No offense to Tygra, but this is probably what the first pairing of figures should have looked like in the 8-inch line: The chief good guy and the chief baddie. In fact, as long as Ban Dai is commited to producing all the Thundercats in this scale, I think it would be cool if each wave included a Thundercat and a Mutant or some other bad guy. But then I’m getting ahead of myself. Hello, all, and welcome to today’s feature: 6-inch Mumm-Ra, The Ever Living!!!
Yuppers, the package is the same as Lion-O and basically a shrunk down version of the ones used for the 8-inch Classics. Mumm-Ra is displayed nicely in the package, although you don’t get the full effect since his bandages are all crumpled up at the top. The side panels feature some nice art with Mumm-Ra’s ugly mug and damn was he ugly. Jeesus. Once again, this packaging is very collector friendly, although I don’t suspect I could ever get his bandages back in just right without going insane.
And there he is. Ban Dai did a great job bringing Mumm-Ra’s 80’s animated goodness to action figure form, although in fairness he isn’t an overly complex character design. He’s mostly all greyish-blue skin and muscles. The head sculpt is quite good and they really managed to capture that hideous visage that really creeped me the fuck out back when I was a kid. No kidding, when he turned to Mumm-Ra and started screaming like a banshee on crack, I used to get pretty disturbed. His ceremonial helmet is nicely detailed and the streamers coming off the back are sculpted as if they’re blowing all over the place. If you never saw the classic Thundercats, Mumm-Ra always looked as if he had a high powered fan blowing straight at him from off screen. Apart from his headdress, he’s got a skirt and some lower leg armor, all nicely done.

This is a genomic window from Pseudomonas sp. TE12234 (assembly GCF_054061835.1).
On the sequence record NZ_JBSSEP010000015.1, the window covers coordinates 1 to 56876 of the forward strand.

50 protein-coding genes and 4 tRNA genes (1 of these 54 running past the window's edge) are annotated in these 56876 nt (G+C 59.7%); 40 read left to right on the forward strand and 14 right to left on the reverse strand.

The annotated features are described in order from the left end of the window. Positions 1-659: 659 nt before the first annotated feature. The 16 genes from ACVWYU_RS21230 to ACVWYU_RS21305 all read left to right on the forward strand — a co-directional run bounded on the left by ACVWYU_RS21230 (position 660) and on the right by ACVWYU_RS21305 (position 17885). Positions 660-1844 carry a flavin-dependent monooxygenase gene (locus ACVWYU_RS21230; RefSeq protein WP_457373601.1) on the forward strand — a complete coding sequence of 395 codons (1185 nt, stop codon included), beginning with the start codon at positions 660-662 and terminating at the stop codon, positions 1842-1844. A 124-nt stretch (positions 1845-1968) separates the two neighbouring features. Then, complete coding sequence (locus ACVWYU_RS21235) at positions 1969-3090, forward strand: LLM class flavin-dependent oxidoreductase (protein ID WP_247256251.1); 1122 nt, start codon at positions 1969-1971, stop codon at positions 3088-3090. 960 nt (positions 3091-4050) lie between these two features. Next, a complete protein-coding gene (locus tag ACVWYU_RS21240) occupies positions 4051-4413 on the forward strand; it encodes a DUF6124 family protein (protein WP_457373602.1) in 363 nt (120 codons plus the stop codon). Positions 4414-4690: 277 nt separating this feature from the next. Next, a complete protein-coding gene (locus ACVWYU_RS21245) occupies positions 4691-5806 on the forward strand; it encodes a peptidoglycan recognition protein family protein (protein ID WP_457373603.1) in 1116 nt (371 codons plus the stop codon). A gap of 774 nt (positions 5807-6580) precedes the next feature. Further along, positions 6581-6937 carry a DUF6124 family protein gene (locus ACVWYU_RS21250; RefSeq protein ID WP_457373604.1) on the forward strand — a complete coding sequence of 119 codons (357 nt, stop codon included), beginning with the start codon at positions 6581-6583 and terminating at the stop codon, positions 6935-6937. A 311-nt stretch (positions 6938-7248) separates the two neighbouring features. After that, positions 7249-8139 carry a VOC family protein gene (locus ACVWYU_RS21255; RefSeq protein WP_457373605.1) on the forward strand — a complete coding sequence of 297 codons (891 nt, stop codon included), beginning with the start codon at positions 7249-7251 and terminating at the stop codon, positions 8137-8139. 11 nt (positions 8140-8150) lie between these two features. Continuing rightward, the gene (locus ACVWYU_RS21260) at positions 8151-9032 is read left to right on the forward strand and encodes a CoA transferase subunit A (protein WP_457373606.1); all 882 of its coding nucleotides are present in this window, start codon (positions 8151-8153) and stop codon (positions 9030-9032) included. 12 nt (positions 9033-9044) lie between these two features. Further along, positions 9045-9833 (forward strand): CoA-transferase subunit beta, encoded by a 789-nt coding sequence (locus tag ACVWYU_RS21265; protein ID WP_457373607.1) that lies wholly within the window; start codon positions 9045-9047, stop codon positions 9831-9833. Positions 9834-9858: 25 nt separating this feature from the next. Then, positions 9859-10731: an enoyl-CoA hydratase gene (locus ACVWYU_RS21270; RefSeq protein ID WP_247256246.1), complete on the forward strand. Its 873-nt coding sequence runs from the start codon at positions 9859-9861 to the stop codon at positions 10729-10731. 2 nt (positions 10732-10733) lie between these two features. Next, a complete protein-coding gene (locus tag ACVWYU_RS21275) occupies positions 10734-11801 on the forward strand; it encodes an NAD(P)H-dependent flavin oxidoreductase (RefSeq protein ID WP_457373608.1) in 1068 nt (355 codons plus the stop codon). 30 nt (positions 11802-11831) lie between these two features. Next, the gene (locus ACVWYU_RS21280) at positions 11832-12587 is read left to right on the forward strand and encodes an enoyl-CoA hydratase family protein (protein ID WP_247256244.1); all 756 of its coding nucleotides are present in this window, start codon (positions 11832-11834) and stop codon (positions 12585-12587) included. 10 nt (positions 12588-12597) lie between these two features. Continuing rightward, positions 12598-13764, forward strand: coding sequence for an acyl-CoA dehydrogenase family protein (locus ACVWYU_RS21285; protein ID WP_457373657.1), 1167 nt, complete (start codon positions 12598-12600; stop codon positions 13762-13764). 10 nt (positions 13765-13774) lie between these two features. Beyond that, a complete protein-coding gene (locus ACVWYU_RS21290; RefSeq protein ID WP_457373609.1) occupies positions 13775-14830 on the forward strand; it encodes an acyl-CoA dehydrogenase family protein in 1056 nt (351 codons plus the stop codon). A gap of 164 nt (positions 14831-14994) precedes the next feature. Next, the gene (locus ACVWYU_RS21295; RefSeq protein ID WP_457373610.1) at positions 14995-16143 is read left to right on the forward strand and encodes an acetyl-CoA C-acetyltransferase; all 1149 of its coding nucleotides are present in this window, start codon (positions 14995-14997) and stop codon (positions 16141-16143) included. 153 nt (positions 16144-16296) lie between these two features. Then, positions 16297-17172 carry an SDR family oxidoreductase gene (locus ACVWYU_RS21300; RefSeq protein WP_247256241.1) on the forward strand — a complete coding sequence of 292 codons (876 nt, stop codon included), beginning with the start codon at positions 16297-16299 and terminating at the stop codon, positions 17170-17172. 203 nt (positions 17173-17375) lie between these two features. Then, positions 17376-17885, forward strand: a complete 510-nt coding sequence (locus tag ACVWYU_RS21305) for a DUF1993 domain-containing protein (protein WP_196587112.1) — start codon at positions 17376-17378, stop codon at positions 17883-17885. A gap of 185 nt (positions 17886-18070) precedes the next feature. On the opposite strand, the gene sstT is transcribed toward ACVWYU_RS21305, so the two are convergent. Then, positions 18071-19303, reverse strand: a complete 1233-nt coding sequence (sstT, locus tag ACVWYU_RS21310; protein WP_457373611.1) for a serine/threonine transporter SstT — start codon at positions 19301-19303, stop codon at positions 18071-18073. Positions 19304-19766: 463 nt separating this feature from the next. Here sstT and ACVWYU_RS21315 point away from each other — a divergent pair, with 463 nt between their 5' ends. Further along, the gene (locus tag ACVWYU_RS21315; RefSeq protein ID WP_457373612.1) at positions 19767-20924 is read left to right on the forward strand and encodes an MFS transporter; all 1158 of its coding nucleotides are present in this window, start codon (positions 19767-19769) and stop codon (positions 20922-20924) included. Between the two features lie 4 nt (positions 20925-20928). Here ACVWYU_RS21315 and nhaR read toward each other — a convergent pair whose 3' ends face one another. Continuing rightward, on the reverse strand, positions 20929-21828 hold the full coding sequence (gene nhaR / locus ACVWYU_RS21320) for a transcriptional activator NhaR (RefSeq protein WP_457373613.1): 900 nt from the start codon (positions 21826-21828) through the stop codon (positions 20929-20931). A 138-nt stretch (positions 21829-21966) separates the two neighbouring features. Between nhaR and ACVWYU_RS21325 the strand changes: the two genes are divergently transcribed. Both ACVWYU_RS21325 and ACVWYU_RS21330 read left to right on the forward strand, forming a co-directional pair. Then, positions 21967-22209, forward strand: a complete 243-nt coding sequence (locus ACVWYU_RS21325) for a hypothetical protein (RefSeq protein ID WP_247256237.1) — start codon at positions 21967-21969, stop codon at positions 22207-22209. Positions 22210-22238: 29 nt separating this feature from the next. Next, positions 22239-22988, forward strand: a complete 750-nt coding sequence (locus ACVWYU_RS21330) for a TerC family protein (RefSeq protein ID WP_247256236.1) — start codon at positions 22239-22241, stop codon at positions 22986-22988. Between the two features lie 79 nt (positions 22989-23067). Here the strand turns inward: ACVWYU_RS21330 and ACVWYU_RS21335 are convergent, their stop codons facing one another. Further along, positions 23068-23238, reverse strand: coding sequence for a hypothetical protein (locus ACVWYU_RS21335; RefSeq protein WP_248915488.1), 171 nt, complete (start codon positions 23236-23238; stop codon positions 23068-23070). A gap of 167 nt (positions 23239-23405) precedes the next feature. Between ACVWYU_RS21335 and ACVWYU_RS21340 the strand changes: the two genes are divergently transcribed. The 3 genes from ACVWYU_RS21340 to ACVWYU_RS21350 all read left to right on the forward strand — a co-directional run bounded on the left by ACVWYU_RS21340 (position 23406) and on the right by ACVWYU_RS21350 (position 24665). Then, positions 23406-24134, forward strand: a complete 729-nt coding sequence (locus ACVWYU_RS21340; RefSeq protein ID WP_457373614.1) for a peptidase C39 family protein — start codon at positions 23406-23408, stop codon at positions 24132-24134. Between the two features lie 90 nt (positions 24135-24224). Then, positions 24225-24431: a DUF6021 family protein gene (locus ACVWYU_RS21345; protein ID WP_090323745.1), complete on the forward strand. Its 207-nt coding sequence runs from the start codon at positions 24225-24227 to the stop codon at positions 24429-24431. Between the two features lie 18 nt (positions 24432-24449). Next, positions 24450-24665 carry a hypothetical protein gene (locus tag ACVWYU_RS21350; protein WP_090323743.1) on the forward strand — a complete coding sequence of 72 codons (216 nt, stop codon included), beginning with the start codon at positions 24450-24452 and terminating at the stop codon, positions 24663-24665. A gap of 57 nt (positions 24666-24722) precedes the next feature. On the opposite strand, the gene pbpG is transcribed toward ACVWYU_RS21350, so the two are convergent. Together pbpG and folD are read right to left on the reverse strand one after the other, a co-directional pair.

And then there’s those bandages. Ban Dai got really creative here and included two sets of bendy bandages that plug into his back to simulate the look of them whipping all over the place when he makes his change. Whatever you do, don’t lose the instruction sheet in the package as it shows you how to fit them on just right. There’s a little bit of room for a custom look here, but honestly, these things were meant to go on a certain way and it isn’t all that easy to figure it out without seeing pictures. Oddly enough, there are no pictures of the figure wearing the bandages on the back of the package. Mumm-Ra also comes with an extra pair of hands, which are pretty unnecessary as far as I’m concerned.
As for articulation, Mumm-Ra has decent poseability, but he’s nowhere near as agile as his nemesis, the Lord of the Thundercats. His neck is ball jointed, but there’s limited movement apart from going side to side. His arms feature ball joints in the shoulders, hinges in the elbows, swivels in the bicep and ball jointed wrists. His legs are also ball jointed in the hips, but his skirt limits a lot of the upper leg articulation. You also get hinges in the knees and ankles. Mumm-Ra is ball jointed at the waist, but he lacks the extra joint in the upper torso.
And that’s all I’ve got to say about Mumm-Ra. He retails for around fifteen bucks, which seems about right to me. Ban Dai seems to have really great distribution with this line, as I’ve seen these guys on the pegs all over the place. I really do wish we got Mumm-Ra in the 8-inch scale, only because I think the larger version would have displayed better next to the 6-inch Lion-O. While the LJN figures were roughly the same size, Mumm-Ra always seemed bigger in the cartoon. That having been said, I think Ban Dai did a great job with him. The more restrained level of articulation is likely to irk some, but we already saw a drop between 8-inch Lion-O and Tygra, so I don’t think its the fault of the smaller scale. He’s a great figure, but I can’t say I’m not disappointed he didn’t come with a little Ma-Mutt.